THE LONG AND STRAIGHT ROAD
Before he was marched off by the two Roman Soldiers who were bristling with antique weaponry (antique from the perspective on the author rather than his characters), Bern carefully placed a handful of apples onto the ground.
“I’ll not need these then, Honky-tonk,” he said with a grin at one of the soldiers.
“You’ll not need nuffin’ where you’re going,” growled the soldier, digging his spear into the Bern’s ribs.
“Ouch!” objected Bern. “That’s no way to treat someone who is a bristling with military secrets!” he added. Then: “I mean, Honky-tonk.”
The two ancestors of mine were trembling where they hid in the entwined undergrowth, and it wasn’t until Bern and his guards were well out of sight that they emerged. The apples Bern had gleaned were still on the ground where he had put them, and they were more than welcomed by the two hungry escaped slaves.
“He was a good man, was Bern,” murmured Mirumtia when she had eaten one of the apples. “I’ve had better commons, but I needed something before I passed out altogether!”
“Same here,” agreed Owongus. “Pity about Bern, though.”
“It is,” nodded Mirumtia, starting on a second apple.
“We’d best get away quickly before we get taken, too.” said Owongus.
Mirumtia looked at him in horror. “You mean, we’re going to leave him to his fate when it was because of us he was captured?” she asked.
“What else can we do?” asked Owongus. “We can’t take on the whole blasted Roman Army! They’re everywhere! And they’re cruel. I don’t want any rough Eastern soldier to hurt one hair of your head.”
“We can’t leave him! At least we’ve got to find out where he’s been taken.” insisted Mirumtia.
“That’s too dangerous! And look: there’s just the two of us and we’re dressed in dirty slave stuff. The moment anyone sees us they’ll know what we are, and you know what they do to escaped slaves, don’t you?”
“No,” said Mirumtia.
“Well, Sceptus told me if they recapture slaves they either execute them or brand them and send them down the mines, and he said the mines are worse than execution! Best not to escape, was his lesson.”
“But we are escaped slaves, and it’s up to us to do what’s right, and what’s right is at least seeing if there’s anything we can do about Bern,” asserted the young woman, her eyes bright as you’d expect the eyes of an Iceni maiden to be.
Owongus sighed. He knew two things: that she was right and that, in an argument, he’d never beat her. There was something about her naïve honesty that was overpowering. He supposed that it was because the innocence of doing the right thing was more appealing and certainly more powerful than the guilt of being a coward.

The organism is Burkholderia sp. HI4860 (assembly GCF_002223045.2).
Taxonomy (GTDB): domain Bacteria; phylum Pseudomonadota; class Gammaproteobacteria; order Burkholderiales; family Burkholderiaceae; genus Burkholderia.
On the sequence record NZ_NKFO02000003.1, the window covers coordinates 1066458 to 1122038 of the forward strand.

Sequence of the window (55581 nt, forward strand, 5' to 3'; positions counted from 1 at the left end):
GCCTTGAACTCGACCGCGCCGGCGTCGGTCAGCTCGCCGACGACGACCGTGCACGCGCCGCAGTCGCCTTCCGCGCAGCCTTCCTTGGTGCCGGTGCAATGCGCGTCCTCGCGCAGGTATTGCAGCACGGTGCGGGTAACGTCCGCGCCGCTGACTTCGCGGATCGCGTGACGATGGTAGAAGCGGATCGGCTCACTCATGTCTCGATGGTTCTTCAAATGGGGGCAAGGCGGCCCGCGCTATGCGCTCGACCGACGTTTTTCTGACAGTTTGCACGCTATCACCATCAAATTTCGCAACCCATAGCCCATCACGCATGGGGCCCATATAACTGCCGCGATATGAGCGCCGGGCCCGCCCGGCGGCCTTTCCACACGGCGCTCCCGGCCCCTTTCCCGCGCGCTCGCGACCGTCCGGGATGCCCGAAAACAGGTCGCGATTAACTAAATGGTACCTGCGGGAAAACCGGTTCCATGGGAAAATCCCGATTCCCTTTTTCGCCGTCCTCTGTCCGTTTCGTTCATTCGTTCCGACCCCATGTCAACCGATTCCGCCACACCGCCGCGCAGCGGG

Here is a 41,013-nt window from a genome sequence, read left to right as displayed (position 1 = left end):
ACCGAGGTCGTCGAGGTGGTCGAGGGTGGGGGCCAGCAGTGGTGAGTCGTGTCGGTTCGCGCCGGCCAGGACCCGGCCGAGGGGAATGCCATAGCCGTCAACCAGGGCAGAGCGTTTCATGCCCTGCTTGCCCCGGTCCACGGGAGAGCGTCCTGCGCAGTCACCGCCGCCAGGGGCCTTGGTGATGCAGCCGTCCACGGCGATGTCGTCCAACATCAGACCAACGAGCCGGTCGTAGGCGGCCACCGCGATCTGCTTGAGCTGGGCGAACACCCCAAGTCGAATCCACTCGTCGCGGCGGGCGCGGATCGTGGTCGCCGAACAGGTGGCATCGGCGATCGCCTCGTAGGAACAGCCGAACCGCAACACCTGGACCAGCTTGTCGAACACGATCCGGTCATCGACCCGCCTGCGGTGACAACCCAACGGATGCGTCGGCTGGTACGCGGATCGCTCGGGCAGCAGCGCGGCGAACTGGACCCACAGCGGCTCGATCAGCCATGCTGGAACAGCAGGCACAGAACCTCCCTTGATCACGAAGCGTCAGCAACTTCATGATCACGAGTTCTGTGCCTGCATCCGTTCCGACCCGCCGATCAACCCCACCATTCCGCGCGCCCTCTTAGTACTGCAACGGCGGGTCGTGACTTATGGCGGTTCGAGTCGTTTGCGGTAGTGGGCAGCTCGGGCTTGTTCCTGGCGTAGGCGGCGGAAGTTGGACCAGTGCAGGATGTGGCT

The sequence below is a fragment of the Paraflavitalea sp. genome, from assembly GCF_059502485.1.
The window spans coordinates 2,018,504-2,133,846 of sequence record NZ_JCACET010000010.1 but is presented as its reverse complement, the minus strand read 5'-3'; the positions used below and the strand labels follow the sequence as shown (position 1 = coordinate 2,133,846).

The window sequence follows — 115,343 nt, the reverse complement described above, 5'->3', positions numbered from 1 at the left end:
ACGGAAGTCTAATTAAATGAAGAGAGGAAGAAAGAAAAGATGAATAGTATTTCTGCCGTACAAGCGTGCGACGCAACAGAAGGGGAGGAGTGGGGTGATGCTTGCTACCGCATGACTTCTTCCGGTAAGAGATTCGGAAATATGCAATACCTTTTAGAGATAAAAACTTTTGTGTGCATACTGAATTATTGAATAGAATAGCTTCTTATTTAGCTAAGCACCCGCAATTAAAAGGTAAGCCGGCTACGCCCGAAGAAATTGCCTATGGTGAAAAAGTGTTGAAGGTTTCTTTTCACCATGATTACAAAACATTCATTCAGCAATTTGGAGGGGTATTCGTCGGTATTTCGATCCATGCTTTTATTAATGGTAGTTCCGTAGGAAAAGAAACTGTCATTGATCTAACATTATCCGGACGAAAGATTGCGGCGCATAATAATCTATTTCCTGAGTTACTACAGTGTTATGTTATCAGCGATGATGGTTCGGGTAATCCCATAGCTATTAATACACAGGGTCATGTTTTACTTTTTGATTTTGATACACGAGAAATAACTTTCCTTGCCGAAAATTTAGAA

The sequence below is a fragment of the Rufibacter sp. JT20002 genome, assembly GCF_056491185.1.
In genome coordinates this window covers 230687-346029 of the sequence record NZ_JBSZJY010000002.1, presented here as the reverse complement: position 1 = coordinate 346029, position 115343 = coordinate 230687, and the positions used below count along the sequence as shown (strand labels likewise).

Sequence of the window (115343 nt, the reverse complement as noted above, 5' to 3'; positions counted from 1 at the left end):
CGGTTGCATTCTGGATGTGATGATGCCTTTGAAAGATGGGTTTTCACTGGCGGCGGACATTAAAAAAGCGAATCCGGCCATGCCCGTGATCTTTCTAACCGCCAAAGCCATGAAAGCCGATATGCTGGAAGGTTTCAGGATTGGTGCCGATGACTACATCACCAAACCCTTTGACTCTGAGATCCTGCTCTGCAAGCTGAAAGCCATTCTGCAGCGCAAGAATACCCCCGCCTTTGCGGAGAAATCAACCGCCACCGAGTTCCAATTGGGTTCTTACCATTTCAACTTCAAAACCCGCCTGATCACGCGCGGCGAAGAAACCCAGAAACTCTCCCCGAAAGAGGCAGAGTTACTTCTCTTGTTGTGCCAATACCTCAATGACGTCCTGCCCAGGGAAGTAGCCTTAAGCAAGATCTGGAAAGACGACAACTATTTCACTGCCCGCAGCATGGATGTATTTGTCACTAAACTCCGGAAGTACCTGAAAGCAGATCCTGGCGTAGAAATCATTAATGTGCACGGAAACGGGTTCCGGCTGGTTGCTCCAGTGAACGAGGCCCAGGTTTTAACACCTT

“Let’s go the same way, then: let’s follow them,” he muttered.
“I knew you’d see it my way?” smiled Mirumtia, and she flashed him a smile that he interpreted, probably wrongly, as something more than a smile.
They knew which way the soldiers had taken Bern and so they set off in the same direction. It wasn’t difficult seeing the way because the track was fairly broad and, given the nature of the undergrowth on both sides, they knew there would be clear signs if their prey veered from the route they were clearly taking. But they took great care, not making any unnecessary sounds and keeping their eyes peeled for clues as well as signs of danger.
Eventually it came to a proper road. Roads created by Roman military forces were both broad and straight, with verges hacked well back so that anyone wishing to attack a column of marching soldiers would experience great difficulty finding anywhere to hide in ambush. Yet despite their excellence there was a total lack of signs that might have read “Bern was taken this way”
Owongus looked both ways, both up and down the road, and he pointed.
“I think that’s them,” he whispered.
“Why are you whispering?” asked Mirumtia, peering into the distance.
“I think you’re right. It is them,” agreed Mirumtia. “But they’re already quite a long way away and I bet you it will be dark quite soon.”
“If we follow them and they look back they’ll see us as plainly as we can see them,” muttered Owongus.
“Which isn’t very plain at this distance,” said Mirumtia. “Come on, let’s move quite swiftly until we’re a lot closer, then we can think of keeping more out of sight.”
Owongus didn’t like it, but it made sense. So they walked along as swiftly as they could. The soldiers, on the other hand, were taking their time after the manner of lazy thugs who want to be told their day’s work is over when they arrive back at their base. So in swift order the two fugitives found themselves getting close enough to the three in front to hear the coarse voices of the soldiers quite clearly.
“Secrets, eh?” one of them was taunting Bern. “You’d better ‘ave pretty damn good secrets or my mate ‘ere will enjoy finding out what you keep hidden inside that pretty little skirt o’ yours.”
“It’s a kilt, Honky-tonk” retorted Bern, quite clearly, and Owongus thought he said it loud enough to be heard should they have decided to follow.
The soldier stopped and slashed him roughly across the face. “Call me that again and you’re dead, military secrets or no military secrets!” he roared.
“It was you who was talking about my nice little kilt,” retorted Bern, rubbing his cheek.
“Easy on,” said the other soldier to his companion.
“Who you tellin’ to easy on?” demanded the first in a tone that could only be called threatening. He was obviously ready for a quarrel with just about anyone
The two soldiers were facing each other, and even though dusk was falling neither Mirumtia nor Owongus could see how he managed it, but Bern vanished from sight. One moment he was there with the soldiers and the next he was gone, and the soldiers were still bickering.
“Come on then, Honky-tonks,” grinned Bern, suddenly appearing beside them. “They were getting to be offensive, so I thought I’d rejoin my old chums. Come on, quickly: this way!”
© Peter Rogerson 20.08.12